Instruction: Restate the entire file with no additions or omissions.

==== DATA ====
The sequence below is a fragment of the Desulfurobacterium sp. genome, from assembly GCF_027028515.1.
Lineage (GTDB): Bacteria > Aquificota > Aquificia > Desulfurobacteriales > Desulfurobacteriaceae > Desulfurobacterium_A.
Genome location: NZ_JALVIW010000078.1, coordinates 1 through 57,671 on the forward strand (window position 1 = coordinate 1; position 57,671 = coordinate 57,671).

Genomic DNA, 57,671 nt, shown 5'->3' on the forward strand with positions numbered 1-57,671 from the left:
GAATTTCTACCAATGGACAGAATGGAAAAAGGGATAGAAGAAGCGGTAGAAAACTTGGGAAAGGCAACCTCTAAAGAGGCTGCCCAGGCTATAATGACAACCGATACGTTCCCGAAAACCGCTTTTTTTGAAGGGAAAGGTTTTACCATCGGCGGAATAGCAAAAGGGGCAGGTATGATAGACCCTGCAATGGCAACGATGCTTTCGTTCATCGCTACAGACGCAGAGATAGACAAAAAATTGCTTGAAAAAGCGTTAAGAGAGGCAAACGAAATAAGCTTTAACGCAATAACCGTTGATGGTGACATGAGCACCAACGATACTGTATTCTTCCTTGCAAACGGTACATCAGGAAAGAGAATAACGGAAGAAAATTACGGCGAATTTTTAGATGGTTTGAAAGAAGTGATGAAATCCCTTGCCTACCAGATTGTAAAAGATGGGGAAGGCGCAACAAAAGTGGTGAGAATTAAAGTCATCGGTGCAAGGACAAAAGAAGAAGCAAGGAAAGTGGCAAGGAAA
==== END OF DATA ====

The sequence below is a fragment of the Desulfurobacterium sp. genome, from assembly GCF_027028515.1.
Lineage (GTDB): Bacteria > Aquificota > Aquificia > Desulfurobacteriales > Desulfurobacteriaceae > Desulfurobacterium_A.
Genome location: NZ_JALVIW010000078.1, coordinates 1 through 57,671 on the forward strand (window position 1 = coordinate 1; position 57,671 = coordinate 57,671).

Genomic DNA, 57,671 nt, shown 5'->3' on the forward strand with positions numbered 1-57,671 from the left:
GAATTTCTACCAATGGACAGAATGGAAAAAGGGATAGAAGAAGCGGTAGAAAACTTGGGAAAGGCAACCTCTAAAGAGGCTGCCCAGGCTATAATGACAACCGATACGTTCCCGAAAACCGCTTTTTTTGAAGGGAAAGGTTTTACCATCGGCGGAATAGCAAAAGGGGCAGGTATGATAGACCCTGCAATGGCAACGATGCTTTCGTTCATCGCTACAGACGCAGAGATAGACAAAAAATTGCTTGAAAAAGCGTTAAGAGAGGCAAACGAAATAAGCTTTAACGCAATAACCGTTGATGGTGACATGAGCACCAACGATACTGTATTCTTCCTTGCAAACGGTACATCAGGAAAGAGAATAACGGAAGAAAATTACGGCGAATTTTTAGATGGTTTGAAAGAAGTGATGAAATCCCTTGCCTACCAGATTGTAAAAGATGGGGAAGGCGCAACAAAAGTGGTGAGAATTAAAGTCATCGGTGCAAGGACAAAAGAAGAAGCAAGGAAAGTGGCAAGGAAA